ODU Fashion Merchandising Students and Governor School of Arts Hosts First, "U-NITE" Fashion Event



Photo courtesy of Elena Harris


Paula Phounsavath | Editor-in-Chief


On the evening of Nov. 12th, ODU’s Fashion Merchandising department and the Governor’s School of Arts Textile department collaborated together to host the first “U-Nite” exhibition at the Barry Arts Museum.


The event was attended by mostly students from ODU, Norfolk State, as well as the Governor’s School of Arts. While waiting for the fashion show to begin, patrons were able to mingle around the art exhibitions, talk with one another, and people 21 and up were able to carry alcoholic beverages for free.


The purpose of the U-Nite exhibition was to have direct outreach to students who attend ODU by collaborating with locals or other departments on-campus, explains Suzanne Peterson, the museum’s community outreach coordinator.


“This is the first of many.” Peterson explains. “It will be something in response to an exhibition that’s going on and also a direct correlation to the campus.”


The first U-Nite event was in response to the Karen LaMonte: Théâtre de la Mode exhibition. Designers that participated from ODU and the Governor School of Arts were to design pieces that resonated with the exhibition.


Similar to any other fashion show, backstage was crowded with models and clothes hanging on racks and being sewn at the last minute. Models and photographers were scattered around the tight-space rooms, struggling to get dressed. Some models were freelancers who were asked to wear the designer’s piece, but there were also some models who were the designers themselves and wore their piece on the runway.


Photo Courtesy of Elena Harris


One designer and model, Bella Bobenski, a freshman at the Governor's School of Arts says she was nervous, but she wanted to experience what it was like walking on a runway and sharing her design.


Photo Courtesy of Elena Harris


“It’s like my first time doing anything like this.” She says. “We were inspired by the artist [Karen LaMonte] and so, I kind of just made a skirt and I painted it and added a few touches to make it kind of myself and like a little more crazy.”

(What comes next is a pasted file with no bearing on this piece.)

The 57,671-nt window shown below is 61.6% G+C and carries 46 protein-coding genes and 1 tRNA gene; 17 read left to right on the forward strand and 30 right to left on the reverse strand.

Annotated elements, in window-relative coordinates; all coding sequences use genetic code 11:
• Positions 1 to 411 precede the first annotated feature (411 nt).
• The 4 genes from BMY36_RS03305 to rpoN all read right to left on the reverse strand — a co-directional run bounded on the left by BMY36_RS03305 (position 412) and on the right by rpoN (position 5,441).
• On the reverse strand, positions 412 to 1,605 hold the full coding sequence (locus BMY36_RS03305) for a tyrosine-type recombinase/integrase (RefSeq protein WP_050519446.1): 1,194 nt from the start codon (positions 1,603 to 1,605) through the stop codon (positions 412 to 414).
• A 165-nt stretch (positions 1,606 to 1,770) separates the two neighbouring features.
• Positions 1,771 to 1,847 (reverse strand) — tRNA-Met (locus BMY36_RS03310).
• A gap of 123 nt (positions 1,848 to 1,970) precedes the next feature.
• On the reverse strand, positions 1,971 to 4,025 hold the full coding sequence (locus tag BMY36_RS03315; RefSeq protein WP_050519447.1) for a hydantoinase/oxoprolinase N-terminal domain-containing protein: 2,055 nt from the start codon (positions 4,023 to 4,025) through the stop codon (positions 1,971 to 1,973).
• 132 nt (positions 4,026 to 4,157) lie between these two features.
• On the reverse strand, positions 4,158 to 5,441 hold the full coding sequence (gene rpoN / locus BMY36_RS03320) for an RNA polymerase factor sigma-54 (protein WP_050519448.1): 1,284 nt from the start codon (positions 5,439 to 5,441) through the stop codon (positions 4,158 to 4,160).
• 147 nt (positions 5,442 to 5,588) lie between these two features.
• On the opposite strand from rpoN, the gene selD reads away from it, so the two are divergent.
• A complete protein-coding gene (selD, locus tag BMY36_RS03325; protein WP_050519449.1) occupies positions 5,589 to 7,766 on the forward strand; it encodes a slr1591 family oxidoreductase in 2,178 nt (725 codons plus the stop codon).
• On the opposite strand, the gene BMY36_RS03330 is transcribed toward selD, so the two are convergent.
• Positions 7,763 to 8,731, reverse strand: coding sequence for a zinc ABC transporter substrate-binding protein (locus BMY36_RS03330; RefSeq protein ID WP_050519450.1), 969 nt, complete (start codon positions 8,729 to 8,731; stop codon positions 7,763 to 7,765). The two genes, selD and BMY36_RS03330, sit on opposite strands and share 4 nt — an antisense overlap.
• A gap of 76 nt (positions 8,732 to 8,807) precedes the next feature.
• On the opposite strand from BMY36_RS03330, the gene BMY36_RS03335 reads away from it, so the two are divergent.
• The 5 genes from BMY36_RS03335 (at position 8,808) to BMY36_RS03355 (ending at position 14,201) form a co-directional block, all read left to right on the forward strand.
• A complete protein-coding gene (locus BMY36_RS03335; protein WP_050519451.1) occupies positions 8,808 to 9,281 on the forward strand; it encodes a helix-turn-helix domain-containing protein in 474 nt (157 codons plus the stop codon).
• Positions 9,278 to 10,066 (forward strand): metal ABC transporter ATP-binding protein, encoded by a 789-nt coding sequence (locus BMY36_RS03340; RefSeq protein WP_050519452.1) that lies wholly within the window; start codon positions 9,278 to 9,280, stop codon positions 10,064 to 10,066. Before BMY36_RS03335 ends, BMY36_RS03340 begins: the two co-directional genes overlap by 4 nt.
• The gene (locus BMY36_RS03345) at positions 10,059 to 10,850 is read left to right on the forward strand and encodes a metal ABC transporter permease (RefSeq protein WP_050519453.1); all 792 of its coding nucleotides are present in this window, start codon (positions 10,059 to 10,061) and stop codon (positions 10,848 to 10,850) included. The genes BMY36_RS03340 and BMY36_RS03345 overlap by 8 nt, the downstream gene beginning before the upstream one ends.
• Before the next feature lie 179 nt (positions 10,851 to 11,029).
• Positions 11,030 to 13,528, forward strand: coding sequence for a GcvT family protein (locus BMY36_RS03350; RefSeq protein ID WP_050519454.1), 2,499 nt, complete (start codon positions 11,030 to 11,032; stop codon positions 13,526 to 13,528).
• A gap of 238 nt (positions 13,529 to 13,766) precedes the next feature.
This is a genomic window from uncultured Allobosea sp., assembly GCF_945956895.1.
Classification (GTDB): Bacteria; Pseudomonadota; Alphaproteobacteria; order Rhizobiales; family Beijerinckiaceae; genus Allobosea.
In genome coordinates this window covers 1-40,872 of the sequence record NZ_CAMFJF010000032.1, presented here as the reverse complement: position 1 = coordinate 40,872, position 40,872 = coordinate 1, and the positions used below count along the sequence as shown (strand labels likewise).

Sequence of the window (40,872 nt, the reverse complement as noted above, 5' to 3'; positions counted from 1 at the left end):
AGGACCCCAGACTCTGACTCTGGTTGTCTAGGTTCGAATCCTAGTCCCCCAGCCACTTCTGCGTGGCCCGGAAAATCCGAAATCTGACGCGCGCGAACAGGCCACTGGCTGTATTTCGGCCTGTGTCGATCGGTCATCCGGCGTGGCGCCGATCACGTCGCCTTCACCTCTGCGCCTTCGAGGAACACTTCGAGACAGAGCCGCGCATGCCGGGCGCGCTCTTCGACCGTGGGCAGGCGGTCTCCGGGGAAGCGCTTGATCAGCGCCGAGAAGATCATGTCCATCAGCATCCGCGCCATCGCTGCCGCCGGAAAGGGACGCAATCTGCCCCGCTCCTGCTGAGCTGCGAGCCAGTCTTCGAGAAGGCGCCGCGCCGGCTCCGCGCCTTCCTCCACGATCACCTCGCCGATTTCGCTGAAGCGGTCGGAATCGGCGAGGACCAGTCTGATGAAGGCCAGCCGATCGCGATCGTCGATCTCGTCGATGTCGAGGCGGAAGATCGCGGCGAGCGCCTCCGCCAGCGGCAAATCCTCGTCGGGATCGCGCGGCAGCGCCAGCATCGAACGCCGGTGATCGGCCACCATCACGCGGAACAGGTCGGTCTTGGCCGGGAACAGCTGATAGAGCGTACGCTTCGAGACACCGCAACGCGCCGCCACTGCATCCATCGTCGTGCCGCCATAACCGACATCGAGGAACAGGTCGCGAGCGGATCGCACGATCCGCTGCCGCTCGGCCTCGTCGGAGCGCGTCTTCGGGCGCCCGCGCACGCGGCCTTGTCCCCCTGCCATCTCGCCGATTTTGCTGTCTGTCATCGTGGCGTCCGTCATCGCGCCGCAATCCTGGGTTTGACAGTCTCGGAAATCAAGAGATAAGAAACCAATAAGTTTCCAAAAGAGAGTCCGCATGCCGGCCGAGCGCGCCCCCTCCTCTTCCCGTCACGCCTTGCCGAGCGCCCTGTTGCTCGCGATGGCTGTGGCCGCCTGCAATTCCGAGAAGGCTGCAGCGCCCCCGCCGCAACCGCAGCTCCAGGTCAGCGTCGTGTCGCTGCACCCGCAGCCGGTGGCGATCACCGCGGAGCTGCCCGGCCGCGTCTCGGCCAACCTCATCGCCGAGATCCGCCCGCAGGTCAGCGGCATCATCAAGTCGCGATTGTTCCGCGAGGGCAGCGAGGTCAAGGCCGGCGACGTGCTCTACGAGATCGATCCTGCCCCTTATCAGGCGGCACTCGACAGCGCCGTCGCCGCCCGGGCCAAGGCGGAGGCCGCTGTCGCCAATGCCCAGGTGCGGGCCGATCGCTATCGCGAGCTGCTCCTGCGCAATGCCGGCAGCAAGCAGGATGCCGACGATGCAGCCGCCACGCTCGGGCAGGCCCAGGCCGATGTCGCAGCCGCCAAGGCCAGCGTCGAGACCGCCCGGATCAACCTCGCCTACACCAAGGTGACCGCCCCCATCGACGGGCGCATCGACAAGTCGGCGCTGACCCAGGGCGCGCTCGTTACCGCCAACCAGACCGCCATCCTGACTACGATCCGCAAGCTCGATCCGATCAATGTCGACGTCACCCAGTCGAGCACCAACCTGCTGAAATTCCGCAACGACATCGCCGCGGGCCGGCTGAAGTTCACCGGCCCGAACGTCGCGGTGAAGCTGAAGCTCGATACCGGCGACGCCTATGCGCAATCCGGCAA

Another student who designed and was modeling in her own piece from the Governor’s School of Arts, Abigail Elliott, a sophomore, says she was also excited and nervous about the show. Her piece took a month for her to finish for this event and is hoping to be a fashion designer in the future,


She says, “I think--because I originally wanted to be a comic creator--but when I looked into the characters’ clothing, it just really made me get more into that.”


With talented designs, comes with a talented runway walk.


The secret to a good runway walk? Confidence, Shauna C. Hill, a recent graduate at ODU and freelance model, says to us. During the past few days, the models had time to practice their walks.


Hill says, “I feel regardless of how many times I do it, I’ll always be nervous about it. I’ll say the best tip is that my mom would say, ‘you know, just go out there and do it. You can’t have any expectations in your head. Anybody can see what you think, so just go out there and be confident in what you do.”


The runway show started promptly after 6 p.m., one by one models descended down the spiral stairs wearing the pieces. Peterson would announce the models’ names and what they’re wearing, as the crowds on each side would clap as each model walked and posed.


Take a look at some of the designs that were worn in the show:



Photos courtesy of Nicholas Clark


The runway show lasted about 20 minutes, as all the models walked down the stairs lined up to close the event.


Photo Courtesy of Elena Harris


With students coming back on-campus during the pandemic, Peterson says that the museum is ready to start gathering again. Despite the masks and the social distancing, she emphasizes that art was made to be experienced as a group.


“I think that art was certainly made to be experienced together and to have conversations over and react to it and inspire new art, which is what’s happening here.” Peterson says. “Then, now we can start a conversation about this artwork, inspired by further artwork, just kind of continuing that lineage of art appreciation or artists in general.”


The museum plans to host U-Nite events every second Friday of each month, usually during the evenings or after opening hours.


In regards to if any more ‘U-Nite’ fashion-themed events will be coming in the future, Peterson explains that the Barry Arts Museum does love fashion as they do have a doll collection in an exhibit that portrays fashion history.


However, she also emphasizes on the U-Nite events and its variety, “Will they all be fashion? No, because our exhibition will continue to change and so, our U-Nites will continue to be inspired by the exhibition.”